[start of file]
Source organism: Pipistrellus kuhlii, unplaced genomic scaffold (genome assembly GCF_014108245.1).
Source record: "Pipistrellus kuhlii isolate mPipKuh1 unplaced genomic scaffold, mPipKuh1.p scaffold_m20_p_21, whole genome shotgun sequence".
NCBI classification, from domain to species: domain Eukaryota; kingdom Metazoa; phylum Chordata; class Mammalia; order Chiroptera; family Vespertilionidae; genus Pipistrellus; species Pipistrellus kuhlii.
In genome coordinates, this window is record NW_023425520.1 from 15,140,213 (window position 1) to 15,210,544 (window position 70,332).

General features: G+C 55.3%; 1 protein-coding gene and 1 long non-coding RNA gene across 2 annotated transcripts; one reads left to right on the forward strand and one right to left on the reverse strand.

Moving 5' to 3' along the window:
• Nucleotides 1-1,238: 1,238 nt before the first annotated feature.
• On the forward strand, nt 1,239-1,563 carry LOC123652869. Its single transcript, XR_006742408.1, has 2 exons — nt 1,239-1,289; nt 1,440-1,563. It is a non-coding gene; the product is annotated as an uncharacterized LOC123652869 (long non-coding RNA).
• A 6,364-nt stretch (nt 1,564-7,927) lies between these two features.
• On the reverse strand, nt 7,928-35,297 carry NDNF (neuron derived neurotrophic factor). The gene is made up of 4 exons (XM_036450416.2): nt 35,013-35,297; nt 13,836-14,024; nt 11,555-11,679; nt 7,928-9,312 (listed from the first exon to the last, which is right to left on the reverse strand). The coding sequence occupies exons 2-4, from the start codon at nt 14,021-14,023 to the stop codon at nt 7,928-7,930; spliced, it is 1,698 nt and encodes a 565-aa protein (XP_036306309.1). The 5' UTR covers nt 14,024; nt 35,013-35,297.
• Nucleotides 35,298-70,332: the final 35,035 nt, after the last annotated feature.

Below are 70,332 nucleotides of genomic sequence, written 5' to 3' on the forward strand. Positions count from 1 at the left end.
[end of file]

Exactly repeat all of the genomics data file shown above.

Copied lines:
Source organism: Pipistrellus kuhlii, unplaced genomic scaffold (genome assembly GCF_014108245.1).
Source record: "Pipistrellus kuhlii isolate mPipKuh1 unplaced genomic scaffold, mPipKuh1.p scaffold_m20_p_21, whole genome shotgun sequence".
NCBI classification, from domain to species: domain Eukaryota; kingdom Metazoa; phylum Chordata; class Mammalia; order Chiroptera; family Vespertilionidae; genus Pipistrellus; species Pipistrellus kuhlii.
In genome coordinates, this window is record NW_023425520.1 from 15,140,213 (window position 1) to 15,210,544 (window position 70,332).

General features: G+C 55.3%; 1 protein-coding gene and 1 long non-coding RNA gene across 2 annotated transcripts; one reads left to right on the forward strand and one right to left on the reverse strand.

Moving 5' to 3' along the window:
• Nucleotides 1-1,238: 1,238 nt before the first annotated feature.
• On the forward strand, nt 1,239-1,563 carry LOC123652869. Its single transcript, XR_006742408.1, has 2 exons — nt 1,239-1,289; nt 1,440-1,563. It is a non-coding gene; the product is annotated as an uncharacterized LOC123652869 (long non-coding RNA).
• A 6,364-nt stretch (nt 1,564-7,927) lies between these two features.
• On the reverse strand, nt 7,928-35,297 carry NDNF (neuron derived neurotrophic factor). The gene is made up of 4 exons (XM_036450416.2): nt 35,013-35,297; nt 13,836-14,024; nt 11,555-11,679; nt 7,928-9,312 (listed from the first exon to the last, which is right to left on the reverse strand). The coding sequence occupies exons 2-4, from the start codon at nt 14,021-14,023 to the stop codon at nt 7,928-7,930; spliced, it is 1,698 nt and encodes a 565-aa protein (XP_036306309.1). The 5' UTR covers nt 14,024; nt 35,013-35,297.
• Nucleotides 35,298-70,332: the final 35,035 nt, after the last annotated feature.

Below are 70,332 nucleotides of genomic sequence, written 5' to 3' on the forward strand. Positions count from 1 at the left end.